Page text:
The Vacation movies don’t necessarily require obscenities for their levity but it’s a snapshot of the zeitgeist that they’ve shackled themselves from the R-rated original to this PG-rated appendage. Squeaky-voiced Wallace Shawn and loutish Randy Quaid can usually disentomb chuckles wherever they are but they are nuisances in this strident outing.

It’s such a tawdry, last-ditch effort to conjure the cockles of the heart when Lindsay Buckingham’s iconic song begins and Clark is revisited by the Girl in the Red Ferrari (Brinkley again). The payoff to the callback is that Brinkley is now a coquettish mom which is a pretty discouraging illustration of the passage of time and the necessity of sowing one’s oats.

After this debacle, Vacation would lie dormant like a Sleeping Giant before New Line bought the rights and began tinkering with the misbegotten notion of a remake. Thankfully cooler heads prevailed and a sequel-reboot is slated for release July 29th with Rusty as the newfangled patriarch. Let’s hope it continues the odd number trend of solid comedies.

Rating: 1 out of 5

Vacation Retrospective Part 3

NATIONAL LAMPOON’S CHRISTMAS VACATION-

If the dreary European Vacation proved anything, it’s that the Griswolds are at optimal dysfunction when they are stateside which explains why Christmas Vacation is a mirthful, gregarious return-to-form for the franchise. While the ensemble of grandparents is an underwritten afterthought, Chase doesn’t buckle under the herniated pressure and this is only secondary to the first film for quality’s sake.

Of the paramount improvements is the reprise of Cousin Eddie and honestly, Randy Quaid plunders a majority of the yuk-yuks with his sweetly panhandling act. It’s difficult not to snicker when Eddie misconstrues Clark’s “heart bigger than his brain” insult as a compliment or when Eddie is disseminating his septic tank into the gutter because the “shitter was full”.

Chase exhibits a naturalistic chemistry with the ravishing D’Angelo but his security blanket are side-splitting scenes of quietly seething resentment with Quaid (“Anything I can do for ya?…Drive you out to the middle of nowhere, leave you for dead?”). John Hughes bores straight to the irritants of the season (ex. The Christmas lights assembly, gift-wrapping, the tree selection, etc.).

Personally, this might be the funniest performance by Chevy in the whole series. His innuendo-laden Freudian slips with a department store employee and his rooftop physical comedy are all pitched perfectly. His finest moment is Clark’s breathlessly verbose tirade against his cold-blooded boss (Brian Doyle Murray) after he supposedly receives his bonus check. Chase seizes the George Carlin-esque monologue and recites it in an outburst that is both senseless and achingly human.

Next door to the Griswolds is the zenithal target for Clark’s Murphy Law: two postmodern yuppies without a family to gather around the fireplace (the enjoyably stiff, Type-A foils Julia Louis Dreyfus and Nicholas Guest). The height of madcap lunacy is the squirrel chase and Jeremiah Chechik displays a knack for Mel Brooks delirium with Angelo Badalamenti’s score as an impish companion to the wildly overamped proceedings.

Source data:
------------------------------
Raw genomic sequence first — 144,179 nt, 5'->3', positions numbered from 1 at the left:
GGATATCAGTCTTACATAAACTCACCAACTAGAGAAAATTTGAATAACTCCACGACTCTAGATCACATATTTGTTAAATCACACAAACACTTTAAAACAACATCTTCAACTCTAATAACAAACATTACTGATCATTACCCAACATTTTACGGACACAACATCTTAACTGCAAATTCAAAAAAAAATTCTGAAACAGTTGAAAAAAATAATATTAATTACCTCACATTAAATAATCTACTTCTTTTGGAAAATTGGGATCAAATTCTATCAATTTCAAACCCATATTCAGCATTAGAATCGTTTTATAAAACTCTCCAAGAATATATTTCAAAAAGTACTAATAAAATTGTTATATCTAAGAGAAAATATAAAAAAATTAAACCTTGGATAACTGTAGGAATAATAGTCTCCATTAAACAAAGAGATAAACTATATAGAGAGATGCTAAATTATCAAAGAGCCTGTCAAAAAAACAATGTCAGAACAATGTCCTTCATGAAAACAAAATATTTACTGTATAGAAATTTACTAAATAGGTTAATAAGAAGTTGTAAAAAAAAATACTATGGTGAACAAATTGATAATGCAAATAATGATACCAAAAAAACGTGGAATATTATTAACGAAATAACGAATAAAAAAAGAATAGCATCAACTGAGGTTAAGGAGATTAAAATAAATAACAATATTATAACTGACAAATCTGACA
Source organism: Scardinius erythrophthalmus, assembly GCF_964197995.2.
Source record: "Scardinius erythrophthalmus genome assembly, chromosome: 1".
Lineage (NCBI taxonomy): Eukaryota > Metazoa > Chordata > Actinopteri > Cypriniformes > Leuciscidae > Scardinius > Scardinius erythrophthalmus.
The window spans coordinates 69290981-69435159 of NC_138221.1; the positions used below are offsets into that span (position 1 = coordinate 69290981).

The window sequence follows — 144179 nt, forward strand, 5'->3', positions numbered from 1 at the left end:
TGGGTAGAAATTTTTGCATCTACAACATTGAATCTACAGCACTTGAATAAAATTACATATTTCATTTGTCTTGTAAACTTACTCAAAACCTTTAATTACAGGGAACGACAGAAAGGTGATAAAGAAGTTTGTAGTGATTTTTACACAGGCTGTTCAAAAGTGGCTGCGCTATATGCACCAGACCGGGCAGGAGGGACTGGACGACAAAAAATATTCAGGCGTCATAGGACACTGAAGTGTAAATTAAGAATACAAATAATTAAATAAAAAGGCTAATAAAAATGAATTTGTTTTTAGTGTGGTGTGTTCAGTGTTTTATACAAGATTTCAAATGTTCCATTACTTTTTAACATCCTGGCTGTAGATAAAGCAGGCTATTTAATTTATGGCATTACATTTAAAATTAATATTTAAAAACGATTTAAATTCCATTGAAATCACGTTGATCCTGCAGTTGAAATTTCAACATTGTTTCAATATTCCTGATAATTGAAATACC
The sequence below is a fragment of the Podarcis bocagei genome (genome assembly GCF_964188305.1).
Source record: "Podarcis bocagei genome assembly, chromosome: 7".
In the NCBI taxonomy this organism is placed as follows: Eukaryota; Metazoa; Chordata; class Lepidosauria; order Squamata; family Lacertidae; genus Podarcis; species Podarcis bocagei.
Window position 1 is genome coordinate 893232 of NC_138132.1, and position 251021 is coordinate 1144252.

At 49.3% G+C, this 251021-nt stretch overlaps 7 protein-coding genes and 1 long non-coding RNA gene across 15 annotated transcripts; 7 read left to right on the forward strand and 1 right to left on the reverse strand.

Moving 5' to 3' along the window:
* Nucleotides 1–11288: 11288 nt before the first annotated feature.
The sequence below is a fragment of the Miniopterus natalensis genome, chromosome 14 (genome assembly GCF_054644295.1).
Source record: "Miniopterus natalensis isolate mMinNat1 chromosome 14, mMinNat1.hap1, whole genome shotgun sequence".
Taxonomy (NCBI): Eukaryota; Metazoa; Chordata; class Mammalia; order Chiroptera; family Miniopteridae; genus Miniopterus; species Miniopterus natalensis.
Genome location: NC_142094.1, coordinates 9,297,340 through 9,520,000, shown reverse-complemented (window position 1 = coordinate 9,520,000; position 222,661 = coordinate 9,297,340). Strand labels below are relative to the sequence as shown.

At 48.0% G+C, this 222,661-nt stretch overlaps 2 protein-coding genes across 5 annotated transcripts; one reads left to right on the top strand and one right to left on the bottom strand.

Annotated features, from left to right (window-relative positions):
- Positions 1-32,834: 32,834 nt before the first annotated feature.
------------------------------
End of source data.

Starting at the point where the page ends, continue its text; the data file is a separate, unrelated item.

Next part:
Today, this is deservedly lauded as a perennial holiday classic and it is repeated on television stations. For all intensive purposes, Christmas Vacation overshadows the 1983 paradigm in most viewers’ memories. If this had concluded in a trilogy, it would’ve been a hermetic franchise with terrific bookends. Purposelessly the Griswolds would sojourn to Las Vegas in their next disenchanting add-on.

Rating: 3.5 out of 5

Vacation Retrospective Part 2

NATIONAL LAMPOON’S EUROPEAN VACATION-

Odd that the theme song for these films is “Holiday Road” and so far in the series, they haven’t acknowledged any holidays except for the yuletide season. Much to my chagrin, the Pig in a Poke jingle is catchy. However, the first signpost of errantly unsavory jollity in the inferior, redundantly lewd European Vacation is when the host John Astin passionately kisses Audrey (the nasally Dana Hill) in a distinctly predatory, creepy way.

As before, Chevy is the lifeblood of the franchise with his oblivious Father Knows Best routine. Amy Heckerling is clearly a novice at farce insomuch as she sprains herself early on with a botched Looney Tunes visual gag where Clark’s face is nearly cauterized by a BBQ flame. The grill flames are too low and the cartoonish soot on Clark is not broad enough. She simply cannot grasp slapstick for a supposedly hip female director.

The daydream of Ellen and Clark cavorting with the Royal monarchy is bizarre because it hardly broaches a punchline. Same goes for Rusty’s (the unsightly Jason Lively) nightclub fantasy. Audrey’s nightmare of body dysmorphia is a declawed remix on the Mr. Creosote skit. To top it off, the Sound of Music parody would be more apropos for a lame Family Guy episode.

The notion of the reverse passenger-driver seating and careening on the wrong side of the road is a more affable observation than outright hysterical. More than anything, the Griswolds are no longer the quintessential family; they’re the ugly-American archetypes. Clark’s tour guide factoids about the Stonehenge and Buckingham Palace are typically oafish.

This subsequently is the only theatrical sequel which doesn’t contain Randy Quaid’s buoyantly bawdy trailer-trash Cousin Eddie and it definitely suffers for it. In his place is the recurring character of Eric Idle’s The Bike Rider who is the laughingstock of the Griswolds’ recklessly dunderheaded streak (the geyser of blood squirting from his wrist (“Just a flesh wound”) is blissfully funny gallows humor on the wavelength of Monty Python).

How could John Hughes the originator of the series be so dreadfully wrongheaded on this international trip? The potshots at transatlantic culture are sordidly mean-spirited (the snobbish French waiter), it doesn’t possess warm-hearted pathos beneath its breastplate and there is no destination point for the Griswolds, just a caterpillar of sloppy episodes. Already in their sophomore slump, this could’ve been the cessation of the Griswolds’  travelogue monkeyshines.

Rating: 1.5 out of 5